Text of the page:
Serpents in the City (Mac Ambrose Book 3) Kindle Edition
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'Little patience, mm yeah, mm yeah
Need a little patience, yeah
Just a little patience, yeah
Some more patience, yeah (I've been walking the streets at night, just trying to get it right)
A little patience, yeah (Its hard to see with so many around
You know I don't like being stuck in the crowd)
Could use some patience, yeah (And the streets don't change but maybe the names)'
(Verse from G'N'R's song Patience, written by Izzy Straddling)
While I have the Mac Ambrose series buried on my TBR list, Serpents in the City was my first read from H.N. Wake and will be in it for life with whatever H.N. Wake releases in the future.
I like books, like this one with storylines ripped right out of today's headlines. It just takes a little patience when reading to let it all develop, then the intertwining storylines just take off and H.N. Wake's writing style keeps you turning pages verse just not finishing it.
H.N. Wake writes a wicked book, like her style, good or bad her characters just come to life, she puts the reader in the pages, your right their for all the action, it's like a rollercoaster that starts out slow, then takes off fast and you don't want it to end.
Of course it helps that 'Serpents in the City' pretty accurately depicts how f#cked up our media is in the USA, it's all drama, they've gone Hollywood, a few are manipulative, vicious, vindictive and just out of touch with reality.
Serpents in the City has everything you'd want in a thriller, blackmail, an FBI investigation, corrupt politicians, greed, the nasty dirty side to our media, multiple intertwining storylines that all seem to end up connecting, twist and turns, it's tension filled, a good verse evil theme and builds to a interesting conclusion.
I liked the Mac Ambrose character, who decided to retired from the CIA without telling her bosses, gets drawn into a blackmail scheme, you meet a interesting dynamic duo in brainy Issac and adorable Joyce who help Mac, FBI Ernest Couillard a gentle Native American giant just adds to the story line, mix in a touch of romance with Joe who has more than a little patience for Mac, and even the nasty characters just come to life.
Serpents in the Citys's an excellent read, you'll love Wake's character Mac Ambrose and she'll end up being your new favorite author.
Let me add, while I do know that not everything in the US Media is bad, you do have a few good people in it, but it's because of my believes in how bad they do their job and it has influenced my reading.
Mac Ambrose just wants to start living a normal life, but getting away from the CIA is not an easy task. Asked by one of her closest friends to investigate a leaked sex tape of a U.S. Senator, Mac is reluctant to take the case. When she finds something not quite fitting the description of what she was looking for, she regrets her decision to take this case on. The Senator isn't telling the whole truth about this tape and now that Mac is involved, she has to find out why.
Mac Ambrose seems like the kind of woman we all could be friends with. She cares about those who are close to her and those she works with But, don't cross her because you don't want to be on her bad side. The thing I liked most about this boo is how quickly it drew me in It was a hard bookk to put down and a book I would recommend firsts to all of my female friends. Mac Ambrose will make you fell empowered and in fact, she does make another female in the book feel empowered.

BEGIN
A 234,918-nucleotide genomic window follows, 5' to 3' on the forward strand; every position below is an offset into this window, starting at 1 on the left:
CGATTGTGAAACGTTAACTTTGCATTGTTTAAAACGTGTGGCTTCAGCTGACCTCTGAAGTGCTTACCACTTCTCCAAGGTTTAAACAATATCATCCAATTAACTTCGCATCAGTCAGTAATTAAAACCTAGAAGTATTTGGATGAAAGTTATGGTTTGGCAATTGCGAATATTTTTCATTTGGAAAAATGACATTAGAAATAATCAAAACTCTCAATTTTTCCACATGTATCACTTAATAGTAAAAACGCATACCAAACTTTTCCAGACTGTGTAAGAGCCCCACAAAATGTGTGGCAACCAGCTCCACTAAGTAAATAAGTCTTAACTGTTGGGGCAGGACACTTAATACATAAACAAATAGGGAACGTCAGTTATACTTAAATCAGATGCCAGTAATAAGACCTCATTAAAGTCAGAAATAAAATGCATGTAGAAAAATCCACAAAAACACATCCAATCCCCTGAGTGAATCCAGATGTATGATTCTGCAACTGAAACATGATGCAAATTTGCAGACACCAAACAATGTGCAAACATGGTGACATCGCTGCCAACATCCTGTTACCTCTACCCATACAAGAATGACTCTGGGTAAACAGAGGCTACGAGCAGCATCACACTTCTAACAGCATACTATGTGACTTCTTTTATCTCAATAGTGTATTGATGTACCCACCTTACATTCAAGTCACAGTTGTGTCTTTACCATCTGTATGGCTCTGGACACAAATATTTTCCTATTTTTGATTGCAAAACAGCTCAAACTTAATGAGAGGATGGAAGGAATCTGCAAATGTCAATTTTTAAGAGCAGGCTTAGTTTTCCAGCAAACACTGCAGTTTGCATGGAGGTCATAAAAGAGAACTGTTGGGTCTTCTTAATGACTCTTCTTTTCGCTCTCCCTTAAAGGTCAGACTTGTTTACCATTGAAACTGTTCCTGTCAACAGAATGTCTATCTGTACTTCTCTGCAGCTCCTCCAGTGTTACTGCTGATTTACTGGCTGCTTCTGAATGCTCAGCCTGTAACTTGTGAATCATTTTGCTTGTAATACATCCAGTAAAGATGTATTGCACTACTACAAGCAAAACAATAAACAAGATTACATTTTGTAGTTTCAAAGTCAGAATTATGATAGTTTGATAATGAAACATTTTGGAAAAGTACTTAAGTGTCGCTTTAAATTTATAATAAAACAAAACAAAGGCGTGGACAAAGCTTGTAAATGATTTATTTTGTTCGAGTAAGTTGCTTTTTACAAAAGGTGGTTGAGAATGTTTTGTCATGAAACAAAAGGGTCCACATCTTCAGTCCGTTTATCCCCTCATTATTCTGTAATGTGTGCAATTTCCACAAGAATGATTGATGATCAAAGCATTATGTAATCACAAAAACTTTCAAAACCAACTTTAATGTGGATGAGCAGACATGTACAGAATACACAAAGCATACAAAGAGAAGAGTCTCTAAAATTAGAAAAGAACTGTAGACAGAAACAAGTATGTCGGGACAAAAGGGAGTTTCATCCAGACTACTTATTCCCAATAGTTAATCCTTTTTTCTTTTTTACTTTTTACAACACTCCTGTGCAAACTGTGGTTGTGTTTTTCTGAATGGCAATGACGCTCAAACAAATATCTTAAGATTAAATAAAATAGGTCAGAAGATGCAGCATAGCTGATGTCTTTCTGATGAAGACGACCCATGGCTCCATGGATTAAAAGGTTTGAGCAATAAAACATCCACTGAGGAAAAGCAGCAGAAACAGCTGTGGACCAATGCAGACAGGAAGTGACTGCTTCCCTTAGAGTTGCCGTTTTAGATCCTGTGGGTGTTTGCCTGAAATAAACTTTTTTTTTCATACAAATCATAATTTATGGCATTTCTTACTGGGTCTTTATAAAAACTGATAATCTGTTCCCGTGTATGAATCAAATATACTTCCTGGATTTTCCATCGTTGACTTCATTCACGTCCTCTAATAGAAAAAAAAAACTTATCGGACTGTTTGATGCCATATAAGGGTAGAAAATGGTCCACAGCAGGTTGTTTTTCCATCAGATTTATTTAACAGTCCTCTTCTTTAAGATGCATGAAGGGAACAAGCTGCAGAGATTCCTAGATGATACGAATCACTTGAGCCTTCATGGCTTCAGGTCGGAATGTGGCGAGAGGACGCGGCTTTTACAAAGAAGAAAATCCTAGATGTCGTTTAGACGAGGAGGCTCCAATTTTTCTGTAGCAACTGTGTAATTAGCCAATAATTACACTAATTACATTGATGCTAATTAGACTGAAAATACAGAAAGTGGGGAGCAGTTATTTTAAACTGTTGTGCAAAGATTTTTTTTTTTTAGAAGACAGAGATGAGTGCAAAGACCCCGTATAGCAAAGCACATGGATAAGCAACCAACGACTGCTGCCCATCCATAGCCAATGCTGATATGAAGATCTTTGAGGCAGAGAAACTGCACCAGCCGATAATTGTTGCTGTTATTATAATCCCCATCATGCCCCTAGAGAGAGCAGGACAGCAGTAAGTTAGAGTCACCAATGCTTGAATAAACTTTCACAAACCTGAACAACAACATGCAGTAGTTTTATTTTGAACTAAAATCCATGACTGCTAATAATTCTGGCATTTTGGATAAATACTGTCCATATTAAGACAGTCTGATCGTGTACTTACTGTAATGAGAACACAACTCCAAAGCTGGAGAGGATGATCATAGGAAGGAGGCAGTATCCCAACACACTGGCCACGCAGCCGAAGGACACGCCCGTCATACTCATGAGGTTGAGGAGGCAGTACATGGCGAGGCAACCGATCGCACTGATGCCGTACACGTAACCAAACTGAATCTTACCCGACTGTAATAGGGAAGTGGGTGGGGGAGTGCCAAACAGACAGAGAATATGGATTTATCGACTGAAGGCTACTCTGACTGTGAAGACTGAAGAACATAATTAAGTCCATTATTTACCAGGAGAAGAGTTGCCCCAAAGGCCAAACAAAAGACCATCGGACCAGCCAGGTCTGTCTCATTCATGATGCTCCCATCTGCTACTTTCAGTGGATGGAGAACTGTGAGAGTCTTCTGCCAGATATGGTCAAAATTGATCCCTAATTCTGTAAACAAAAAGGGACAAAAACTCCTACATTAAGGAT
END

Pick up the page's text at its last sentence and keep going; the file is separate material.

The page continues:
There were a few twists and turns in the book that made you wonder what was going to happen next. I would have given the book five stars, but there were a few times when there were new characters introduced that I had to go back to figure out who they were and how they fit into the story. Overall, I thoroughly enjoyed the book and I look forward to see what will happen to Mac next.
It started off fast without time for me to care about the problems the characters were having but I thought I'd eventually care. No, never did, other than briefly for the senator, as she seemed to think for herself rather than just go with one party line, said politics was half-truths, and she said we needed to learn how to listen to other people's views instead of tune them out. It became compelling for me around chapter 18/19 when the senator talked about the problem with the new stations being owned by only 6 companies, and that they didn't talk about anything that their audience wouldn't agree with, so they'd keep them watching, and make the corporate sponsors happy. Just kept them rapt with fear. Alight, yay, now we're getting somewhere!
But then, the narrator went back to doing just what the senator was speaking out against, so that sparkling moment of hope left me. I have to assume the author knew she'd lost any readers who don't agree with her about a long list of controversial things, so she must not mind alienating readers if she's willing to speak about anyone with different views with such over-the-top enthusiastic disdain. I didn't care for that degree of insult at all, but no doubt many people who agree with her will not have a problem. The three star is for them -- for me, it's actually 1 star.
I remained indifferent to what was going on, something about the style, not sure what. Maybe long stretches of bare dialogue at times, no bodily reactions of the characters to make me identify, few humanizing scenes to make me care about the characters so no suspense. It was hard to believe it was a CIA person speaking when saying naive things about Bin Laden being killed.